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Foodborne illness source attribution estimates for 2017 for Salmonella, Escherichia coli O157, Listeria monocytogenes, and Campylobacter using multi-year outbreak surveillance data, United States
  • Published Date:
    September 2019
  • Language:
    English
Filetype[PDF-1016.95 KB]


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  • Description:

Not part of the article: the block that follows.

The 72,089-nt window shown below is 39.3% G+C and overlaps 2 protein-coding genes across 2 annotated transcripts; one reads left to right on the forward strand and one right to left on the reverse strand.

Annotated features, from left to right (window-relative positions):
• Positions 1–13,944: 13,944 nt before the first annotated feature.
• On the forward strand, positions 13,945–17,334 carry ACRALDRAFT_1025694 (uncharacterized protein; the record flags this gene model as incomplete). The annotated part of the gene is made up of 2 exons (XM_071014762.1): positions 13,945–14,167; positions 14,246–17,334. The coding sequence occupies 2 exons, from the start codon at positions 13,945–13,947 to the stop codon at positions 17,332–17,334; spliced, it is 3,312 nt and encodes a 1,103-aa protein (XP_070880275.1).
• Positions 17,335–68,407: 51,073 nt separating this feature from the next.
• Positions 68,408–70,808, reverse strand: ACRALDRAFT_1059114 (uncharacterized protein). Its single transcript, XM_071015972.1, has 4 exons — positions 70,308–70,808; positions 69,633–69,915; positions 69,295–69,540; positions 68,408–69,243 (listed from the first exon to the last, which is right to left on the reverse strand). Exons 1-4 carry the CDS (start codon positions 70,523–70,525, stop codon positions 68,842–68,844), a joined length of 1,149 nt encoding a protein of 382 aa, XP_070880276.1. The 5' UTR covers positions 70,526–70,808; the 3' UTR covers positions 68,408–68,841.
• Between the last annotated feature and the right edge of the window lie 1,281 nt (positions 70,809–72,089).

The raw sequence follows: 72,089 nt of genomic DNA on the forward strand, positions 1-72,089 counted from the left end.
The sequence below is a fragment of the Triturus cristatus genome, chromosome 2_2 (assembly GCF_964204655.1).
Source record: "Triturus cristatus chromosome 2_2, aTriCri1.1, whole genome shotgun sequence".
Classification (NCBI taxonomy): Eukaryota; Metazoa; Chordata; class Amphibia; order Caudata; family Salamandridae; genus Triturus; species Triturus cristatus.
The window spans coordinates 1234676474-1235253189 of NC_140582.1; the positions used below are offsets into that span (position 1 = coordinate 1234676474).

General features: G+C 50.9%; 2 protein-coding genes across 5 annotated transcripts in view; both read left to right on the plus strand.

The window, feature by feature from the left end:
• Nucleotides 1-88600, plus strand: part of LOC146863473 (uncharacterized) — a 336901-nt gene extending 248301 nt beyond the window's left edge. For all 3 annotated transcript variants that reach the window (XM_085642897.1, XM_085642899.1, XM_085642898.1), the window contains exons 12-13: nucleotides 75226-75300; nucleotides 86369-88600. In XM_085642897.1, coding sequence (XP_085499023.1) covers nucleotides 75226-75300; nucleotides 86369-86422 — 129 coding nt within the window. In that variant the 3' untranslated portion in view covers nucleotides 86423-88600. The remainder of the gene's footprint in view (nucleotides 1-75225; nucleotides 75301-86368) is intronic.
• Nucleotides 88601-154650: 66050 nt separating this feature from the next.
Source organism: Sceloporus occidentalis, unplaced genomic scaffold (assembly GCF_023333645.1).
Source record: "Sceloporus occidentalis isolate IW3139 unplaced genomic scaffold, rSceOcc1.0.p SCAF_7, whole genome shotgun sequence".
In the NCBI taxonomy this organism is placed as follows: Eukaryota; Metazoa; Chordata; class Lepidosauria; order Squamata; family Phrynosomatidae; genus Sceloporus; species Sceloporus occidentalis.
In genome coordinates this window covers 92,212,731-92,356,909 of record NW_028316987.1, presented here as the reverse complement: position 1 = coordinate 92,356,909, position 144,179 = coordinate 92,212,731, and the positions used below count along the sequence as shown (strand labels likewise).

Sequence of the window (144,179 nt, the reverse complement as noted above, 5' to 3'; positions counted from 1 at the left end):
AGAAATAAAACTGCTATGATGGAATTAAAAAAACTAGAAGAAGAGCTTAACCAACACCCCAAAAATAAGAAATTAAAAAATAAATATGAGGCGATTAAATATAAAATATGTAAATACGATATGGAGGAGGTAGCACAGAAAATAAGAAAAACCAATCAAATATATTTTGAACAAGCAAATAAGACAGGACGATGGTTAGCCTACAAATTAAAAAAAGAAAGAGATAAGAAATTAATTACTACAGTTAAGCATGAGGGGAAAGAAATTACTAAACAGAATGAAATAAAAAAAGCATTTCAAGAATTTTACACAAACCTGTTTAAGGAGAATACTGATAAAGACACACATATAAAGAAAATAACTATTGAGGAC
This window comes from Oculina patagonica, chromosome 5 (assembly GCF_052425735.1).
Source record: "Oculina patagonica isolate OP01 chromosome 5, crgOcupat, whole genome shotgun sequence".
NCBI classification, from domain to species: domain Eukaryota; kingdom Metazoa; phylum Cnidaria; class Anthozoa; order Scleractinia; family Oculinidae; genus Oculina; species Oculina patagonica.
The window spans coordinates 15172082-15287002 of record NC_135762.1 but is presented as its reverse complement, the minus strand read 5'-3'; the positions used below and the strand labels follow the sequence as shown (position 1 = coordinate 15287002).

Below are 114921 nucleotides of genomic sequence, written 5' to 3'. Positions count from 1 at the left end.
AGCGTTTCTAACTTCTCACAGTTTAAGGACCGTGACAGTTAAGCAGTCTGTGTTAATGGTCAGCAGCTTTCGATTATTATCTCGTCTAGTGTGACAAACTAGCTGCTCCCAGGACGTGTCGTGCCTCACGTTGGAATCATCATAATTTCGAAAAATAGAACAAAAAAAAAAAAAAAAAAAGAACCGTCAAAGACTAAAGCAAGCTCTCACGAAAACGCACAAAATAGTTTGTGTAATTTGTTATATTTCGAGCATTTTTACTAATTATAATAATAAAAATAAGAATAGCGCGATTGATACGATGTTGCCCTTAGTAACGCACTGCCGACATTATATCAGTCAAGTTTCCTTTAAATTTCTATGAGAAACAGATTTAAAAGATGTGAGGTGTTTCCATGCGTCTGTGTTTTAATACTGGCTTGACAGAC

Each year in the United States an estimated 9 million people get sick, 56,000 are hospitalized, and 1,300 die of foodborne disease caused by known pathogens. These estimates help us understand the scope of this public health problem. However, to develop effective prevention measures, we need to understand the types of foods contributing to the problem. : The Interagency Food Safety Analytics Collaboration (IFSAC) is a tri-agency group created by the Centers for Disease Control and Prevention (CDC), the U.S. Food and Drug Administration (FDA), and the U.S. Department of Agriculture’s Food Safety and Inspection Service (USDA-FSIS). IFSAC developed a method to estimate the sources of foodborne illness using outbreak data from 1998 through the most recent year for four priority pathogens: Salmonella, Escherichia coli O157, Listeria monocytogenes, and Campylobacter. IFSAC described this method and the estimates for 2012 in a report and at a public meeting. : IFSAC derived the estimates for 2017 using the same method used for the 2012 estimates, with some modifications. The data came from 1,329 foodborne disease outbreaks that occurred from 1998 through 2017 and for which each confirmed or suspected implicated food fell into a single food category. The method relies most heavily on the most recent five years of outbreak data (2013 – 2017). Foods are categorized using a scheme IFSAC created to classify foods into 17 categories that closely align with the U.S. food regulatory agencies’ classification needs. : Suggested citation: Interagency Food Safety Analytics Collaboration. Foodborne illness source attribution estimates for 2017 for Salmonella, Escherichia coli O157, Listeria monocytogenes, and Campylobacter using multi-year outbreak surveillance data, United States. GA and D.C.: U.S. Department of Health and Human Services, CDC, FDA, USDA-FSIS. 2019. : P19-2017-report-TriAgency-508.pdf :
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